Lots of people think warning shots are a bad idea, but this is a perfect example where a warning shot could have been employed safely, the round fired into the ground (dirt) of the African Painted Dog exhibit without danger of hitting the child.

Quote:
John 13:15 states:"Greater love has no one than this, that one lay down his life for his friends."
Being a reasonable and responsible family man, the child being a stranger to me, the notion of trading my life for that of a stanger (certainly not a friend) by just stupidly jumping into a pit of attacking dogs is preposterous on several levels. Feel good Biblical passages are exactly that, even when the wrong citation is provided (see John 15:13). The context isn't even appropriate. Being dead for a stranger after been needlessly and horrifically mauled to death by dogs ain't going to take care of my family that depends on me. Part of the reason for having a GUN is that it projects force. I am not flying over the rail and performing an artistic gymnast's bounce off the safety netting to get into the death arena with the dogs.

I don't know why anyone here, being the exceptional tactical and firearms experts that are noted, would consider it reasonable to jump into a pit of dogs, after first needing to negotiate the railing, the 10 foot drop, bouncing off the safety netting, and then onto the ground with the dogs...when all they had to do was to take proper aim from the railing and shoot. You can shoot the ground. You can shoot an encircling dog. You could even shoot the tail end of a dog harming the child, being sure to pick and direction of fire that has the impact and trajectory moving away from the child.

In following up with what Woody55, there would be absolute justification (criminal law) in every state for saving the child's life from dogs. Every state permits the use of lethal force to respond to a lethal threat and every state has self defense laws that extend to protecting others.
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Old November 8, 2012, 08:46 AM   #45
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Agreed. The 10 foot drop alone leads me to think at least one broken ankle. You're useless in that context.
That assumes you can negotiate the net.

Remember there's also a time factor here. These are wild hunting dogs. Killing is how they make their living. Likely by the time anyone can get their act together the child is dead.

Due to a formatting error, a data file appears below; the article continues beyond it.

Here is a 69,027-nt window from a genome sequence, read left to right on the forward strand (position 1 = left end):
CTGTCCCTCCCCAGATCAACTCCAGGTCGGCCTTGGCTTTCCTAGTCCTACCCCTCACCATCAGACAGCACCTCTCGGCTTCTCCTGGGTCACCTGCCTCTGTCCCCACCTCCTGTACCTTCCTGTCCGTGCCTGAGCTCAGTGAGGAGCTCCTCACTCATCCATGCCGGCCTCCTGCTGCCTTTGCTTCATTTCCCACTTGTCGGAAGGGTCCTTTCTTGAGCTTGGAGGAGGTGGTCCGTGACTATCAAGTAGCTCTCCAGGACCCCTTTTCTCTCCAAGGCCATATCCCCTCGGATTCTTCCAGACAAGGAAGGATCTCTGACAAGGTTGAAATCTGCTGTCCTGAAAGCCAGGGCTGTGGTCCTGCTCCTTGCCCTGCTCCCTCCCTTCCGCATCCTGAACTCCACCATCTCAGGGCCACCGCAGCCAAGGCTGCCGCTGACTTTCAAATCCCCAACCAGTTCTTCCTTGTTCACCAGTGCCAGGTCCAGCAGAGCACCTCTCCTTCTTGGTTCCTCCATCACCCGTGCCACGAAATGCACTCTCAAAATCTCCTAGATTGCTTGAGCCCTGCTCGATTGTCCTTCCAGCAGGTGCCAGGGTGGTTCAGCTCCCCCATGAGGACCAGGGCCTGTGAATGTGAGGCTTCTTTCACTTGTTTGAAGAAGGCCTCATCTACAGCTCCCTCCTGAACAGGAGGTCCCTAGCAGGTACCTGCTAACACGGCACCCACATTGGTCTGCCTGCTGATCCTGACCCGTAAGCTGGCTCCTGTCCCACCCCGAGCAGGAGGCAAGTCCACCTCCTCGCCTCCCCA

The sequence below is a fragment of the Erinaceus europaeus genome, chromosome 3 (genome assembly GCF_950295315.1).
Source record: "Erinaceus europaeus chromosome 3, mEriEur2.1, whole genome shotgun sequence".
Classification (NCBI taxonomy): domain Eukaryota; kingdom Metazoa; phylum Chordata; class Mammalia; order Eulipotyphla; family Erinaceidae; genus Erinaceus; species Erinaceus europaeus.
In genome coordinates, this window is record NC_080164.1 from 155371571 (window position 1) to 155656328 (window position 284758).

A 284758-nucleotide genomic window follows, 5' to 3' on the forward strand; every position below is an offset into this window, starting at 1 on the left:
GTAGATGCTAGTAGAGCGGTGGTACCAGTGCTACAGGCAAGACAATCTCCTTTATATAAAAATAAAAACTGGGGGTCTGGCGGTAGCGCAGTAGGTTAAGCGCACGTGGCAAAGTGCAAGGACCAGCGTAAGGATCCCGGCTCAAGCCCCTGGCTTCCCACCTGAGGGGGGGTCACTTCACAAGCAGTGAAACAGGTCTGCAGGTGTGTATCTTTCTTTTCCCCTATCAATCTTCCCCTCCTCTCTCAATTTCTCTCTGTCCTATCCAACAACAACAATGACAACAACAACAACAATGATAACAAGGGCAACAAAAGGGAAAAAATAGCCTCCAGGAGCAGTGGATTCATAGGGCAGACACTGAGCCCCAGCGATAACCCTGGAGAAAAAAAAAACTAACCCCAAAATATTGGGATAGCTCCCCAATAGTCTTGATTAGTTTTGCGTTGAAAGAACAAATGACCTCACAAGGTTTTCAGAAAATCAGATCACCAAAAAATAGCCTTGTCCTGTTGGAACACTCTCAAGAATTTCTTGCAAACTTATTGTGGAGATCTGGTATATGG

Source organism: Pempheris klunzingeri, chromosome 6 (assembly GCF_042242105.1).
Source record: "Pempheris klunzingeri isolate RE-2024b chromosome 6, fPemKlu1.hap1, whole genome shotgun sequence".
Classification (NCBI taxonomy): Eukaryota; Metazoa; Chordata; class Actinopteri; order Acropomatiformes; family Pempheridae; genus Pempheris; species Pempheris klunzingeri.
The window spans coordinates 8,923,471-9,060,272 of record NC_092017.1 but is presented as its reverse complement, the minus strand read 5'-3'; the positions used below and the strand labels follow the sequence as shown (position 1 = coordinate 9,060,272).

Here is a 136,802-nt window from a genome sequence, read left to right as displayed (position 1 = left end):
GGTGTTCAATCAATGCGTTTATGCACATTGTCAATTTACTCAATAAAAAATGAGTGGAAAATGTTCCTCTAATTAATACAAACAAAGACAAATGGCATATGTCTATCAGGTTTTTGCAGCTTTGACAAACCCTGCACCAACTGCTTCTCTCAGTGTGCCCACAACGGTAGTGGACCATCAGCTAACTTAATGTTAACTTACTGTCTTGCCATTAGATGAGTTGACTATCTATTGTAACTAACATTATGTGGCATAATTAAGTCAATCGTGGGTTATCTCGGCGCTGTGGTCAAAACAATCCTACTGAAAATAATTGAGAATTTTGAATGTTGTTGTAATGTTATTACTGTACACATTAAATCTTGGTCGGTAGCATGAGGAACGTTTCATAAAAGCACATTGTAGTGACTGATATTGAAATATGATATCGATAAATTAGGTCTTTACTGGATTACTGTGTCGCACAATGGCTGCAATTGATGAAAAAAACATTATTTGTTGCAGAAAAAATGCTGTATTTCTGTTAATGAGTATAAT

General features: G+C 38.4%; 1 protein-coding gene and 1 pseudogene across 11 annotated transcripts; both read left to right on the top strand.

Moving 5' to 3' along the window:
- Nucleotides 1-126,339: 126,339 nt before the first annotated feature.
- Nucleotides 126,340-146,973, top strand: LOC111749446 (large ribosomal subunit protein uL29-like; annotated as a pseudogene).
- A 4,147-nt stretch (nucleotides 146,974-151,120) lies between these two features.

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Old November 8, 2012, 05:51 PM   #46
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Quote:
There were 11 dogs. I want to know who among those who say they'd try to jump in or shoot the dogs thinks they can either
a) fend off attacks from 11 dogs while carrying a possibly fatally wounded 2-year-old to safety, or
b) shoot 11 dogs attacking a 2-year-old, without hitting the 2-year-old.
My thoughts are the wild dogs would react like a yote, in other words retreat from a full grown man. Maybe I am wrong, as heavy as I am the legs would go out for sure. A shot from their level may scare them away, who knows.

No matter the what ifs, this is a lesson, dont do this, period. Should have a sign up or something but folks do stuff like this a lot. Didnt a guy fall into niagra climbing up on the railing?
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Old November 8, 2012, 05:55 PM   #47
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Folks should do some reference work on the behavioral patterns of the dogs before speculating how they would behave. Esp. if they were already in the feeding and kill mode. I don't know that, do you?

For all you know, if you jump in - the dogs think "Take out " had arrived.
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Old November 8, 2012, 06:24 PM   #48
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African Painted dogs have no problems taking down zebras and wildebeests. They will also take other carnivores such as hyena.

Graphic and not work/family safe...
http://www.youtube.com/watch?v=uXHDx45izJE

To assume they would just react like coyotes would be a poor assumption.
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Old November 8, 2012, 08:59 PM   #49
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Good post, DNS.

As far as jumping from the 14' rail, I'm no tumbler and I'm currently recovering from a fall from 12' that gave me a nasty pilon fracture. Climbing over the rail and climbing down to a height from which you could safely drop would take time. A warning shot or a shot at a dog on the fringes makes a lot more sense.
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Old November 9, 2012, 12:53 AM   #50
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Glenn and DNS, doing research on the dogs is not a bad idea.

Note, though, that you probably did your research after the fact, in the comfort of your study spaces.

(If you knew the habits of African painted dogs from prior research, more power to you.)

My point, though, is that in most such situations, the odds are that 1) we won't be experts on the critters encountered; and 2) we won't have time to look up their habits in the wild. We will most likely have to ad-lib quite a bit.

Another point to consider: the animals in the zoo may be "wild," but they are not kept hungry. They aren't hunting because they need to hunt, so the odds are high that they will behave differently than would a hunting pack in the wild.

And most canids are rather cautious of adult, non-elderly humans. That does not mean they can't take them down, but it does mean they typically do not.